Hardly a day goes by without the announcement of a significant computer hacking event, usually characterized as ‘cyber warfare’. Typically, a company’s computer system is breached and valuable data are stolen. Except that this is not cyber war, it is merely a cyber-attack.
While hacktivists (individuals who subvert computers or computer networks often with a political goal in mind) operate by blocking a website’s traffic with junk data in an attempt to render it unserviceable, this does not constitute a security breach, let alone be classified as an act of war. It is essentially a public relations act.
We very rarely hear about legitimate cyber warfare in the military context, which operates covertly in the shadows like the intelligence services and comprises the element of surprise employed by Special Operations Forces. The term ‘cyber war’ is nonetheless bandied about loosely in the public domain by media and government officials alike, without much effort made to differentiate between an attack on a computer system, and an act that constitutes actual war. So what exactly is the difference?
Warfare is defined by international law and by the Geneva Conventions which comprises four treaties drafted in 1864, 1906, 1929 and 1949. The Tallinn Manual, published in April 2013, represents an attempt by the North Atlantic Treaty Organisation (NATO) Cooperative Cyber Defence Centre of Excellence based in Tallinn, Estonia, to fit cyber warfare within the parameters of international law as an extension of kinetic warfare. The manual defines the decorum of warfare in cyberspace and serves to explain why there has not been a catastrophic cyber event perpetrated on the civilian population of a country.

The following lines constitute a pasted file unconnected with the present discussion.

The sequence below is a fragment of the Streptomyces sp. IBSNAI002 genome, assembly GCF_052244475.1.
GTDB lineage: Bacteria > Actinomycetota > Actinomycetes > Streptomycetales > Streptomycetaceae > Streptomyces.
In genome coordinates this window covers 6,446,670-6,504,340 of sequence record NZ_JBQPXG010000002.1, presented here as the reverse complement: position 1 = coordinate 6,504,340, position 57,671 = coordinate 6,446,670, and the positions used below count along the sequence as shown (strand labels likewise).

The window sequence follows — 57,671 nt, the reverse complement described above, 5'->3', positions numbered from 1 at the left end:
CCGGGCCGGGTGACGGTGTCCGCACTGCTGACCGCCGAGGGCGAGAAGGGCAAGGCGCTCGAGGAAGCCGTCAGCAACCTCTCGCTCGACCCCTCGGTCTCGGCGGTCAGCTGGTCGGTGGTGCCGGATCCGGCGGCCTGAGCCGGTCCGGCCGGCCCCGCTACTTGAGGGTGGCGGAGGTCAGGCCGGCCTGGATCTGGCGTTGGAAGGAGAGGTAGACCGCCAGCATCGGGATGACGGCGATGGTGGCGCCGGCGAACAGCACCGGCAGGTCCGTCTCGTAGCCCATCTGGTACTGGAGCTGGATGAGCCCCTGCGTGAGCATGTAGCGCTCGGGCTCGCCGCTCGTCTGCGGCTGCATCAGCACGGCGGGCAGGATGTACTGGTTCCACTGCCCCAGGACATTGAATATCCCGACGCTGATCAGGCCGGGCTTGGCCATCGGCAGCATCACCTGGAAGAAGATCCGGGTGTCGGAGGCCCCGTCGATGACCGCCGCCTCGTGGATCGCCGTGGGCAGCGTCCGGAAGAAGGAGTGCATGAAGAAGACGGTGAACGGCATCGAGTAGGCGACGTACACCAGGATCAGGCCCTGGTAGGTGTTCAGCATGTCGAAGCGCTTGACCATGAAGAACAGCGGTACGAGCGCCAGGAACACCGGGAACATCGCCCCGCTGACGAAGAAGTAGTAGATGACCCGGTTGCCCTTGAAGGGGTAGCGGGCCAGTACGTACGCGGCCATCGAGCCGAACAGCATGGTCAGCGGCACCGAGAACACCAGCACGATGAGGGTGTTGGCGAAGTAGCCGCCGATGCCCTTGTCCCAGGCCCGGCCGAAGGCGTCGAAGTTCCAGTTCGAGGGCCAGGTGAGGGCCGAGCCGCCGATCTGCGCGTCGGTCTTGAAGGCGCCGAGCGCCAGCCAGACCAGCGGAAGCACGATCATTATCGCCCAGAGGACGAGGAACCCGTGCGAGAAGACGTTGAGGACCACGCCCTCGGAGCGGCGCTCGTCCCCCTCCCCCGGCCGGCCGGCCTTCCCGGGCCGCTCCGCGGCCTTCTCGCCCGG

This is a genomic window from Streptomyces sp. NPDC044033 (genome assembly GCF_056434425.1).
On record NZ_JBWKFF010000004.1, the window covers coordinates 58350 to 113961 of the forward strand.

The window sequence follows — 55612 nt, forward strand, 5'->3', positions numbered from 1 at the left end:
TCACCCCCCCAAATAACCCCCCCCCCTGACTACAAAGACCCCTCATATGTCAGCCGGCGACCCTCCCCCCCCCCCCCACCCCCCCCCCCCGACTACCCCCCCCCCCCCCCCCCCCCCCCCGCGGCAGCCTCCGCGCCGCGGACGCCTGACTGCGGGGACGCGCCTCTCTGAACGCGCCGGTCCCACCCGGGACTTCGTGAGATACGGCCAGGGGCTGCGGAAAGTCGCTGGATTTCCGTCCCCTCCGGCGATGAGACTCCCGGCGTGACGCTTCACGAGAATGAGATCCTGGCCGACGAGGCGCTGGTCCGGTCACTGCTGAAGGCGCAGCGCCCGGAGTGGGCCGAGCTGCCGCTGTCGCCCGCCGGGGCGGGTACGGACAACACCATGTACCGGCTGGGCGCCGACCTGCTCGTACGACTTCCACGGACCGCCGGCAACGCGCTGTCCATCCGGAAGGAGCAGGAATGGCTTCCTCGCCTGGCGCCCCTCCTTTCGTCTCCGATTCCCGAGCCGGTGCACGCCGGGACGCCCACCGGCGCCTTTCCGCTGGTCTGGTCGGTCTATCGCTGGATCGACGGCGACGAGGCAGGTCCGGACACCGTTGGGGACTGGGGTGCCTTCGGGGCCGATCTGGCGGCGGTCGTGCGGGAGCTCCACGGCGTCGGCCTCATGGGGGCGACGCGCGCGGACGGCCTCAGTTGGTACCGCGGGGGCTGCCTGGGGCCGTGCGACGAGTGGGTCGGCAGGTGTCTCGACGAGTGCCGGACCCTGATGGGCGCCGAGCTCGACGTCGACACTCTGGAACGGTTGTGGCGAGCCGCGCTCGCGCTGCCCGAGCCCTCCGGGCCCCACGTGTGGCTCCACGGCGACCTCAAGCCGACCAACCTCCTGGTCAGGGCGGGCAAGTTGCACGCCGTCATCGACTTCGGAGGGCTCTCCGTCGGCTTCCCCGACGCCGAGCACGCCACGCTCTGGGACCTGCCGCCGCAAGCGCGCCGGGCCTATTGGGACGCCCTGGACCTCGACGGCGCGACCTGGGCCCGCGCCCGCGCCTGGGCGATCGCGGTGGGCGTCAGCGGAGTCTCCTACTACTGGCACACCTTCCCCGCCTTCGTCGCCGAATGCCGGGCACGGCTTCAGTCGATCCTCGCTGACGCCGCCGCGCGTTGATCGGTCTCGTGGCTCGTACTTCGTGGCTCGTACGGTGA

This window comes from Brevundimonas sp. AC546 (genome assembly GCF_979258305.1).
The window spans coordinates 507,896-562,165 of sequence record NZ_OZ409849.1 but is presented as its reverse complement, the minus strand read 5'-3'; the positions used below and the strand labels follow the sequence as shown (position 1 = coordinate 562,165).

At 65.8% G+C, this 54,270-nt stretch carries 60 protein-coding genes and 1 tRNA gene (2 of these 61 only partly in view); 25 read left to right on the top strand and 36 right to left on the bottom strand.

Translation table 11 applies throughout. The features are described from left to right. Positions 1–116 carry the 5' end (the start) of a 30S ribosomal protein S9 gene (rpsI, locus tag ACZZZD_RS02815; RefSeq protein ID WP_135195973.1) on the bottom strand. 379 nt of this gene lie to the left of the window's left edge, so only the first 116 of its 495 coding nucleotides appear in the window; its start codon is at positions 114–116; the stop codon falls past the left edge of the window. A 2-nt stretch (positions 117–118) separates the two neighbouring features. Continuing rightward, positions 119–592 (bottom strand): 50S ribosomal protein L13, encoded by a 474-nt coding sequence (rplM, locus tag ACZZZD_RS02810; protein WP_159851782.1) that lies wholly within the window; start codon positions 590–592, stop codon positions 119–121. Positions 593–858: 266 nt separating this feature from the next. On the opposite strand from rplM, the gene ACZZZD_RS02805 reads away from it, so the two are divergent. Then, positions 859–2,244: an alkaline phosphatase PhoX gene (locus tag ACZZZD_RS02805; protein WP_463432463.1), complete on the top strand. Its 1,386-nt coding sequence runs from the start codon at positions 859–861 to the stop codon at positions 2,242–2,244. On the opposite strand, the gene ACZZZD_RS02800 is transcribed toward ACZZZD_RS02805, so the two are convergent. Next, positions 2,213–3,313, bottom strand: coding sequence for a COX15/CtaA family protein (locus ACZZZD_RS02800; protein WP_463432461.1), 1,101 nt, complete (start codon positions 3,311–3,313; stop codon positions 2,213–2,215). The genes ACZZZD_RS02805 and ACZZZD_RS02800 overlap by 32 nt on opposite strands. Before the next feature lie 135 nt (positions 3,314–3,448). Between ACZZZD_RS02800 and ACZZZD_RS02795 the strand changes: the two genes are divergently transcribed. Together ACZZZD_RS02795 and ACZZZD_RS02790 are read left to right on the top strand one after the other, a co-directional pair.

Chris Inglis, former deputy director of the United States National Security Agency which collects Signals Intelligence for the US government and now a strategic advisor to Securonix, a Los Angeles-based company that provides security threat intelligence to the private sector, argues that there should be decorum in cyber warfare: “Necessity and proportionality of response are conditioned by centuries of experienced practice. If someone attacks you with a pistol, it isn’t appropriate to shoot back with a cannon.”